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Articles by this author:

  •     Since the New York and European media have outed Montauk as the “it” place to be, several new stores have opened and others are raising their visibility. One of those is Melet Mercantile. Owned by Bob Melet, it’s in a rambling warehouse on Shore Road. Although it is now entering its fourth year, not too many people knew about the shop — until now — and that’s only because Mr. Melet finally allowed an interview.

  •    Joseph A. Gaviola of Montauk has been appointed the chairman of the board of directors of Suffolk Bancorp, the parent company of Suffolk County National bank, the second largest independent bank on Long Island.
        “I am very proud to be entrusted with this position,” he said on Tuesday morning on his way to catch a flight to Chicago. A member of the board since 2004, Mr. Gaviola, who owns Gaviola’s Market in the harbor area, has risen through the ranks and was previously vice president of the board.

  •     The Concerned Citizens of Montauk has not only appointed Jeremy Samuelson as its new — and first — executive director of the 40-year-old environmental advocacy organization, but has also rented space for a walk-in office on South Elmwood Avenue, where the group hopes to establish a stronger presence in the hamlet. C.C.O.M.’s monthly meetings will now be held in the new space, whose walls will soon be hung with framed photo collages of days gone by and other artifacts.

  •     A full weekend of activities will commemorate Memorial Day in Montauk, starting on Saturday with a veteran’s fish and chips dinner at the Montauk Coast Guard Station on Star Island.
        The Montauk Memorial Committee has dedicated the weekend as one of remembrance in honor of all veterans, and has worked through the winter to make the event respectful and fitting to the occasion.

  •     If last weekend was any indication we’re going to have to set some ground rules here for the summer. The Montauk Music Festival brought a large crowd to the hamlet and it reminded me of summers past and the things that people do that I don’t like.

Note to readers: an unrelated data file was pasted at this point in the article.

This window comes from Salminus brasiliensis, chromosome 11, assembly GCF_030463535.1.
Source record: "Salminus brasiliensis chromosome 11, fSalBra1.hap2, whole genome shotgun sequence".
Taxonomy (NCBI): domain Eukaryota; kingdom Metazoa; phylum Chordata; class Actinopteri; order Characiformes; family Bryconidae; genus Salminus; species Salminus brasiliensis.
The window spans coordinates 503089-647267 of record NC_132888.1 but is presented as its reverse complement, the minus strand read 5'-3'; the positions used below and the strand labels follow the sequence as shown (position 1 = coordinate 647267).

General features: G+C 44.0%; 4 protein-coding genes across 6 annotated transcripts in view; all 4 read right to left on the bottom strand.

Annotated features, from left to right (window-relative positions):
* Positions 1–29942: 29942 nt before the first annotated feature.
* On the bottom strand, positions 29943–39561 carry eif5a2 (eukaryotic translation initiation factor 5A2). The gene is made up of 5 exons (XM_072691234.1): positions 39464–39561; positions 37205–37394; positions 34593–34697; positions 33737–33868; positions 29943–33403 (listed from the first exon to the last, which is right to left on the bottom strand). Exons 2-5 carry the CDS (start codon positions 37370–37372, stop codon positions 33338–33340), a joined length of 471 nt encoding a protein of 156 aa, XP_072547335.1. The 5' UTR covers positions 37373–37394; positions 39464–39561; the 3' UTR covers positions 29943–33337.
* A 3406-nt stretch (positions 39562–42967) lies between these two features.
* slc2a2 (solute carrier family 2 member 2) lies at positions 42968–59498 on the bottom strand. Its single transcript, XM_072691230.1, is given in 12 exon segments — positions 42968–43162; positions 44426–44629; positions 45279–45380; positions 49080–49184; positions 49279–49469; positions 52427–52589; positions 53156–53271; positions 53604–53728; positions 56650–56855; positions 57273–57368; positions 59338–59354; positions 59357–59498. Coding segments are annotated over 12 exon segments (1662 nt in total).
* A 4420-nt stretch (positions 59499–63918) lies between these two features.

•     In May, libraries celebrate National Flower Month, National Latino Book Month, National Family Wellness Month, National Backyard Games Month, and National Get Caught Reading Month, all of which are keeping Julie Anne Korpi, the Montauk Library’s new children’s librarian, very busy.
        “There are a lot of national months that people don’t know about,” Ms. Korpi said.

  •      Some Montauk residents say the dim lighting in the hamlet’s business district is unsafe, and they want the town to turn up the lights downtown.

  •     At the end of a Montauk School Board meeting on Tuesday that was attended by the school attorney, Bill Cullen, who is rarely at board meetings, a group of teachers remained in their seats after it was adjourned into an executive session. They stayed on to discuss a counterproposal that the teachers association presented to the board regarding teacher contract negotiations, which have been ongoing for more than a year. The teachers are now working under an existing contract.

  •    I often wonder when people pass away if they can still hover a few days and get a closer look at what’s happening down below on earth. Like our creator, can they see all? My mom passed away in April, and if she can see that I’m not wearing lipstick, allowing my animals on the furniture, and not always styling my hair, then I’m in big troubles, as one of my children used to say.

  •    This is the season of new Montauk restaurants, with more of them to choose from in the eastern hamlet than ever before. Several had soft openings last week and have been pretty busy ever since.
        The Coast on South Euclid Avenue, where Luigi’s used to be, had a crowd last Thursday, its first day. The bar, which in keeping with the coastal theme is called the Sandbar, was filled, the tables there and in the dining room were also filled, and a crowd of locals milled outside near the dock pilings, at slatted wood tables and chairs.

Blogs by this author:

  • A good-sized crowd turned out to support Rob Astorino, the Westchester County executive who is running for governor on the Republican and Conservative lines, at East by Northeast restaurant in Montauk on Thursday evening.

    Mr. Astorino, a former radio producer who lives in Mount Pleasant, N.Y.,  is making a bid against Gov. Andrew M. Cuomo, a Democrat, in November. He announced his candidacy in March, and accepted the Republican nomination in May. He is in his second term as Westchester County executive.